BadZure is a PowerShell script that uses the Microsoft Graph SDK to set up Azure Active Directory tenants. It fills them with different entities and makes common security mistakes to make tenants that are easy to attack and have multiple entry points.
BadZure automates the process of creating users, groups, application registrations, service principals, and administrative units, among other things.
It gives Azure AD roles, Graph permissions, and application ownership privileges to randomly chosen security principals to mimic common security misconfigurations in real environments.
This lets it create new attack paths. In line with the “Assume Breach” principle, BadZure gives users two ways to gain initial access to the vulnerable tenants it makes. This simulates account takeover scenarios.
BadZure’s main benefit is that it can quickly fill and clean up existing Azure AD tenants with randomly generated vulnerable configurations and pre-configured initial access.
This makes it easier for both the red team (attack simulation) and the blue team (detection development) to try out new ideas. It is made for security professionals who want to learn more about and explore Azure AD security.
Goals and Use Cases
BadZure was first made for a class at X33fcon 2023 called Azure AD Battle School: Hands-on Attack and Defense.
When BadZure is added to an Azure AD tenant, red and blue teams can also:
- Try out popular ways and tools to attack Azure AD (for ideas, see the Azure AD Attack and Defense Playbook).
- Set up quickly Azure AD lab users that have been set up wrong.
- Get information about attacks so you can build, test, and improve detection controls.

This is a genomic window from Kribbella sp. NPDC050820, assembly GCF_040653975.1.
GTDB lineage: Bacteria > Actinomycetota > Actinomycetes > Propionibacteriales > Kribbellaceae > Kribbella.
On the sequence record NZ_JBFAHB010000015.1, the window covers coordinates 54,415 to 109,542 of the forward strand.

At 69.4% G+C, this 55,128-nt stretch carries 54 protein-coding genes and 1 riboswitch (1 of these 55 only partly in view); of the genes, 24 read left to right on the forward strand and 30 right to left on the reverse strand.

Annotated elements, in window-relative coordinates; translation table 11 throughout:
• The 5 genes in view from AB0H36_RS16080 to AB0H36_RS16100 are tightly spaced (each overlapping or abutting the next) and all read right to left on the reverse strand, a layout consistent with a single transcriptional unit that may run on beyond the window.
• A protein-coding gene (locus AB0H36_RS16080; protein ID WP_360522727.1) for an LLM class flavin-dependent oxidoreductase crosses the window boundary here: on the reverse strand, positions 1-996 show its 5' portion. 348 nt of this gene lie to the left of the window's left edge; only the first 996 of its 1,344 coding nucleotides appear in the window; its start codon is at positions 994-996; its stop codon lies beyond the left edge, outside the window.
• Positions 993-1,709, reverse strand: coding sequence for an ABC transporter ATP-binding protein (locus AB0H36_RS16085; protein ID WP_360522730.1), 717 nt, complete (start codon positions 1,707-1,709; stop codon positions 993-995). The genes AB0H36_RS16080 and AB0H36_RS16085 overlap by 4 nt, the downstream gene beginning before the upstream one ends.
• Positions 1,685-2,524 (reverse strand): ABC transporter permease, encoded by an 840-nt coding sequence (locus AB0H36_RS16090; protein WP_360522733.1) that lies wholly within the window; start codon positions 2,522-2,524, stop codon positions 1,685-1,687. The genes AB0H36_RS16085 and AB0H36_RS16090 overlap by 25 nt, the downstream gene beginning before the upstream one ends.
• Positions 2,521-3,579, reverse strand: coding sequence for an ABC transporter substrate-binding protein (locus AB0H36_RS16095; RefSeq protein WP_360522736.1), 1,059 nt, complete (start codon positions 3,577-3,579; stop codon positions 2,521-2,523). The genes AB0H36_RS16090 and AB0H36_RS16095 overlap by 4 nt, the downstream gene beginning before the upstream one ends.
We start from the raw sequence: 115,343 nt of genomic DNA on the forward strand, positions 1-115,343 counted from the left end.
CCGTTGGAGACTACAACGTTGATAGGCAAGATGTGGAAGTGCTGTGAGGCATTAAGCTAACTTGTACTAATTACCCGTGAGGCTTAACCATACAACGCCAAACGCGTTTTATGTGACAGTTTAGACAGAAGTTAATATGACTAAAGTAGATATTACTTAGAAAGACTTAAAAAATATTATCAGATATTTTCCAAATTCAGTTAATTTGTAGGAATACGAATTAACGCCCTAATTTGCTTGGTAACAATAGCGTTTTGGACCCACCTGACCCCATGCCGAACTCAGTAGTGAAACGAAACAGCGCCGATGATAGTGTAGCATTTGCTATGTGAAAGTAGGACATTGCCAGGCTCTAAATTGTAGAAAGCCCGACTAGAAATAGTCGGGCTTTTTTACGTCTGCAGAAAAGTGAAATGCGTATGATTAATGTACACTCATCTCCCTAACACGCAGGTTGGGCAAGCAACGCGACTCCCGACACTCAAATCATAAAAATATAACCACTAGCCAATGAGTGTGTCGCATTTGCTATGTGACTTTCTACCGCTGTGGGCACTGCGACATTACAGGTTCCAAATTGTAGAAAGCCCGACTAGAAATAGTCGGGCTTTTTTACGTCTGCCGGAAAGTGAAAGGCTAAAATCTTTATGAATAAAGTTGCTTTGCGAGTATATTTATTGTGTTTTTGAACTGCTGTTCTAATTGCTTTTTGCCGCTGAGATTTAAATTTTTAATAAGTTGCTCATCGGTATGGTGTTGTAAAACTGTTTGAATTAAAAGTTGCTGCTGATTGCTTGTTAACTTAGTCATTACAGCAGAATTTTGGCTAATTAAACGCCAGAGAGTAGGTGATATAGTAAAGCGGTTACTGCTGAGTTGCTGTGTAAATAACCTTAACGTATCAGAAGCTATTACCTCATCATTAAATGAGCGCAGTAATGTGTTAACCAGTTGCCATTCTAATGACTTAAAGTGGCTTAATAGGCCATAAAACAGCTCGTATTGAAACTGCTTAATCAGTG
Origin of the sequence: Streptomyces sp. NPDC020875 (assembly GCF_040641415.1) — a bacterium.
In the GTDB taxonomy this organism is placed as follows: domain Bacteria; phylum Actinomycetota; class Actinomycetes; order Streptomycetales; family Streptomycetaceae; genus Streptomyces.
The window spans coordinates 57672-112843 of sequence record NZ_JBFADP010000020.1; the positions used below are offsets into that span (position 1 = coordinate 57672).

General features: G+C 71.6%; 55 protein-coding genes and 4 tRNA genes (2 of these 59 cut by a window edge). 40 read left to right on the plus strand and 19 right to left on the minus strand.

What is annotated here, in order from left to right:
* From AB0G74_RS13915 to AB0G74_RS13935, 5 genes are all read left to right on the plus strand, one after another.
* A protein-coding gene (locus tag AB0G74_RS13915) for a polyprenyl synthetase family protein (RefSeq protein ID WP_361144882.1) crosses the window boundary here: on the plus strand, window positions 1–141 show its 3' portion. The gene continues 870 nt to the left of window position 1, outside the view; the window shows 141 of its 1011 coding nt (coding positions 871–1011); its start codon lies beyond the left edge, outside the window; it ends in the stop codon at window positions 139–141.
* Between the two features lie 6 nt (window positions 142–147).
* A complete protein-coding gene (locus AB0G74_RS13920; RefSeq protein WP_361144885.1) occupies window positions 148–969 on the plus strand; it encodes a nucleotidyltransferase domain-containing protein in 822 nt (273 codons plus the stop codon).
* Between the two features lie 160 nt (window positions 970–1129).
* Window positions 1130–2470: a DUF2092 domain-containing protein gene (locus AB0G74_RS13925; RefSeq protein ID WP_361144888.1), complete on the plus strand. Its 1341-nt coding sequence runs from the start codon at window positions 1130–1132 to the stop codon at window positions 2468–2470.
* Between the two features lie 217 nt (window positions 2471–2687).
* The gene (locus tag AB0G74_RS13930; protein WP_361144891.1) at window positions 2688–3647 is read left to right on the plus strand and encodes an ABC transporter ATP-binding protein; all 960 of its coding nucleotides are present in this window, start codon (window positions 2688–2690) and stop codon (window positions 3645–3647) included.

- Purple team routines should be done in a safe place.
- Help set up hands-on security training for Azure AD.
- Attack Paths Host changeable Azure AD Capture the Flag (CTF) events.
BadZure makes it easier to log in for the first time by modeling account takeover methods like password attacks and token theft. It accomplishes this by giving the principal JWT access tokens or assigning a password (which the user can choose or generate randomly).
BadZure also instantly makes a file called “users.txt” that lists the usernames of the new accounts. This is done to support testing methods like “password spraying.” Users can put themselves in the shoes of an attacker who is going after an Azure AD tenant by using the passwords or tokens that are given out in the output.
BadZure makes three attack vectors for gaining more privileges by simulating service principal abuse situations. It does this by making sure that Azure AD roles, Graph rights, and application ownerships cause misconfigurations. Below is a BloodHound-made image that shows the attack paths that BadZure makes.
You can learn more and download this tool here